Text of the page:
S&box Wiki

Compute Shaders

TODO - this isn't finished, it's not an exhaustive example.. there's lots more to add here.

You can use compute shaders to do stuff. Here's how you can write a really simple compute texture to generate a texture on the GPU at runtime.

C# side

You'll first need to create a SceneCustomObject so that you can call Dispatch within the render loop:

public class MySceneObject : SceneCustomObject { private MyTextureGenerator myTextureGenerator; public MySceneObject( SceneWorld sceneWorld ) : base( sceneWorld ) { myTextureGenerator = new(); } public override void RenderSceneObject() { base.RenderSceneObject(); myTextureGenerator.Render(); } }

You'll also probably want to wrap your compute stuff in a nice class so that everything's nice and tidy:

public MyTextureGenerator() { // Create a texture that we can use texture = Texture.Create( 512, 512 ) .WithUAVBinding() // Needs to have this if we're using it in a compute shader .WithFormat( ImageFormat.RGBA16161616F ) // Other formats are available :-) .Finish(); computeShader = new ComputeShader( "my_compute_shader" ); // This should be the name of your shader } public void Render() { computeShader.Attributes.Set( "OutputTexture", texture ); computeShader.Dispatch( texture.Width, texture.Height, 1 ); }

You also want to actually use that scene object in an entity... here's how you can do that:

public class MyModel : ModelEntity { private MySceneObject mySceneObject; public override void Spawn() { base.Spawn(); Transmit = TransmitType.Always; } public override void ClientSpawn() { mySceneObject = new( Map.Scene ) { Transform = this.Transform, Position = this.Position, Bounds = this.CollisionBounds + this.Position }; } protected override void OnDestroy() { base.OnDestroy(); mySceneObject?.Delete(); } }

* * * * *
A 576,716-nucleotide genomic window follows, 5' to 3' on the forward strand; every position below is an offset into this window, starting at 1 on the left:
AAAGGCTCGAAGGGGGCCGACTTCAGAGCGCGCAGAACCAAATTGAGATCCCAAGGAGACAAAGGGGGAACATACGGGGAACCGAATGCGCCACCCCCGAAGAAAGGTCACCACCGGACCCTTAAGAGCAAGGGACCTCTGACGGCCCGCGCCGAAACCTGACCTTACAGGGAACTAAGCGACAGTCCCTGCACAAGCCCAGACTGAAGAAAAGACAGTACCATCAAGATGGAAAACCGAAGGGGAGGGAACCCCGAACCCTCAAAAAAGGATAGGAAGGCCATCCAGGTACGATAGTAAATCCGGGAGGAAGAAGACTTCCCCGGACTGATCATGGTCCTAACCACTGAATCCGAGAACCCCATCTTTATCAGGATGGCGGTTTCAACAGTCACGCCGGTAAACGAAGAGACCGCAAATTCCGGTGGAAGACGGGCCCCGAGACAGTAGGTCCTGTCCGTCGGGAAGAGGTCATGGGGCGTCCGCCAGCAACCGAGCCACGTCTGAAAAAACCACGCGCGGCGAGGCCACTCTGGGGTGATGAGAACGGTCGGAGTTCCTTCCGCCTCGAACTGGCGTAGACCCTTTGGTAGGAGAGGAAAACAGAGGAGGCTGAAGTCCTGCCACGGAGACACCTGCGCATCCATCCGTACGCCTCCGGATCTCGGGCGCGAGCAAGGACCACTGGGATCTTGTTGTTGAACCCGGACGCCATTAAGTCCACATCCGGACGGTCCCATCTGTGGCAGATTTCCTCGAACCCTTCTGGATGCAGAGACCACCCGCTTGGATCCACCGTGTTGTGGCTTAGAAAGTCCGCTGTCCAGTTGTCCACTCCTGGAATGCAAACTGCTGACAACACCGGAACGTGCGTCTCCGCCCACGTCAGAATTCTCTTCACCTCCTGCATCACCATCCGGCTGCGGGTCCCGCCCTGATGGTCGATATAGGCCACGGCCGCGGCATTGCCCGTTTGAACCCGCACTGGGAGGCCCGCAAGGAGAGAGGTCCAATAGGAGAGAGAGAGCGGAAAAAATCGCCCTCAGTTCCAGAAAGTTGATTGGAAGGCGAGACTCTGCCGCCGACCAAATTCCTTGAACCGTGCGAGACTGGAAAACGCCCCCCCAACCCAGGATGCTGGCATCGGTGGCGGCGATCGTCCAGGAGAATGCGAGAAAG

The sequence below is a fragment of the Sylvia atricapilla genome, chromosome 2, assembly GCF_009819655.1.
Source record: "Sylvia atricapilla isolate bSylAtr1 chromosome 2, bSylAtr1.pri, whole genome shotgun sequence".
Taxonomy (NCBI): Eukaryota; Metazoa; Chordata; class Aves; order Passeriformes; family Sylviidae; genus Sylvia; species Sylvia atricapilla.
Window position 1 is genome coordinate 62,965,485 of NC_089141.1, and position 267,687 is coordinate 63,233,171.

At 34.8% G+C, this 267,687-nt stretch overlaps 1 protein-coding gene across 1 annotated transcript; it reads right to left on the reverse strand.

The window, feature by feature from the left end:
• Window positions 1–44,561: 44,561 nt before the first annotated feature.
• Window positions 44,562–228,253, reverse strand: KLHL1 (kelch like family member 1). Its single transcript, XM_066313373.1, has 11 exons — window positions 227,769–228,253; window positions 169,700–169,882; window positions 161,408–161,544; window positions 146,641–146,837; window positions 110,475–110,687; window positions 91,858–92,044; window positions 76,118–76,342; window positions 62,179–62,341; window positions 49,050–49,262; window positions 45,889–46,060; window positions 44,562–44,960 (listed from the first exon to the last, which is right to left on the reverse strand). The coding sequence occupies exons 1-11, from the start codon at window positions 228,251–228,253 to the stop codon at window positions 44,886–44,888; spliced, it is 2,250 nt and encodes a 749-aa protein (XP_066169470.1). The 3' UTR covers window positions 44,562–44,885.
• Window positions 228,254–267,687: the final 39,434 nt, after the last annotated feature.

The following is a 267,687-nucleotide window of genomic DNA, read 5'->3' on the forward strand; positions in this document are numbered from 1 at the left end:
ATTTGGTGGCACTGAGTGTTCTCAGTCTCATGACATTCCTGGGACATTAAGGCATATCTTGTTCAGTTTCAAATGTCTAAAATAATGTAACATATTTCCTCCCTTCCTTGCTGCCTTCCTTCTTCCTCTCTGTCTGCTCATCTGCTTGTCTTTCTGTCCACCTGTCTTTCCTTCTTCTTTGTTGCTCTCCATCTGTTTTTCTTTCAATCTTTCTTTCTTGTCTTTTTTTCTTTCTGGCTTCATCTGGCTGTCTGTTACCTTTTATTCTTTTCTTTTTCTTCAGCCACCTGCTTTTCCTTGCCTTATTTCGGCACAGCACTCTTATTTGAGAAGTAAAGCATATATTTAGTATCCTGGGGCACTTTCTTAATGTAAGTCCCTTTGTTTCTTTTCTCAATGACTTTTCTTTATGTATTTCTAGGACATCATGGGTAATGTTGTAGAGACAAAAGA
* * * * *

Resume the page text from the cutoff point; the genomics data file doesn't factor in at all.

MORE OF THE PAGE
Spawn your entity somewhere, make sure it's visible.

Shader

Compute shaders are similar to normal VS/FS shaders, but they're a bit shorter and you can forego a lot of the includes. Here's a really simple one that'll generate a solid pink texture:

//========================================================================================================================= // Optional //========================================================================================================================= HEADER { DevShader = true; Description = "My Cool Compute Shader"; } //========================================================================================================================= // Optional //========================================================================================================================= FEATURES { } //========================================================================================================================= MODES { Default(); } //========================================================================================================================= COMMON { #include "common/shared.hlsl" } //========================================================================================================================= CS { // Output texture RWTexture2D<float4> g_tOutput< Attribute( "OutputTexture" ); >; [numthreads(8, 8, 1)] void MainCs( uint uGroupIndex : SV_GroupIndex, uint3 vThreadId : SV_DispatchThreadID ) { g_tOutput[vThreadId.xy] = float4( 1, 0, 1, 1 ); } }

Tips

If you're writing a compute shader you probably want to see its contents. You can do that really easily using Render.Draw2D.Quad.

private static void DrawTexture( Texture texture, Rect rect ) { Render.Draw2D.Texture = texture; Render.Draw2D.Quad( rect.BottomLeft, rect.BottomRight, rect.TopRight, rect.TopLeft ); }